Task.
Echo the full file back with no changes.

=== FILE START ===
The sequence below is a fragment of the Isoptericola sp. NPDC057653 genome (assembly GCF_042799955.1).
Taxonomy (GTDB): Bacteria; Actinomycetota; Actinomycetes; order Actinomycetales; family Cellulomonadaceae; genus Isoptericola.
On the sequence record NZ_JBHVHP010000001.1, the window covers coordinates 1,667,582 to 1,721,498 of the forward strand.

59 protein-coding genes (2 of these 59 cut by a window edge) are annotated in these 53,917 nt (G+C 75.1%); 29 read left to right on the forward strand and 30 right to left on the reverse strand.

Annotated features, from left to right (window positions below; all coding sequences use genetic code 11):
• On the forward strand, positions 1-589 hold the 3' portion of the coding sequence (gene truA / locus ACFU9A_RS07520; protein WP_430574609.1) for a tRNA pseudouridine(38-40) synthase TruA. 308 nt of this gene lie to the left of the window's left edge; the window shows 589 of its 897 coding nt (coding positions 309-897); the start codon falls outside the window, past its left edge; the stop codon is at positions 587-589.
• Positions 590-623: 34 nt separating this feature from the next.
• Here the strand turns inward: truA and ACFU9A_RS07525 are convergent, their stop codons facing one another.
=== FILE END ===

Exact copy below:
The sequence below is a fragment of the Isoptericola sp. NPDC057653 genome (assembly GCF_042799955.1).
Taxonomy (GTDB): Bacteria; Actinomycetota; Actinomycetes; order Actinomycetales; family Cellulomonadaceae; genus Isoptericola.
On the sequence record NZ_JBHVHP010000001.1, the window covers coordinates 1,667,582 to 1,721,498 of the forward strand.

59 protein-coding genes (2 of these 59 cut by a window edge) are annotated in these 53,917 nt (G+C 75.1%); 29 read left to right on the forward strand and 30 right to left on the reverse strand.

Annotated features, from left to right (window positions below; all coding sequences use genetic code 11):
• On the forward strand, positions 1-589 hold the 3' portion of the coding sequence (gene truA / locus ACFU9A_RS07520; protein WP_430574609.1) for a tRNA pseudouridine(38-40) synthase TruA. 308 nt of this gene lie to the left of the window's left edge; the window shows 589 of its 897 coding nt (coding positions 309-897); the start codon falls outside the window, past its left edge; the stop codon is at positions 587-589.
• Positions 590-623: 34 nt separating this feature from the next.
• Here the strand turns inward: truA and ACFU9A_RS07525 are convergent, their stop codons facing one another.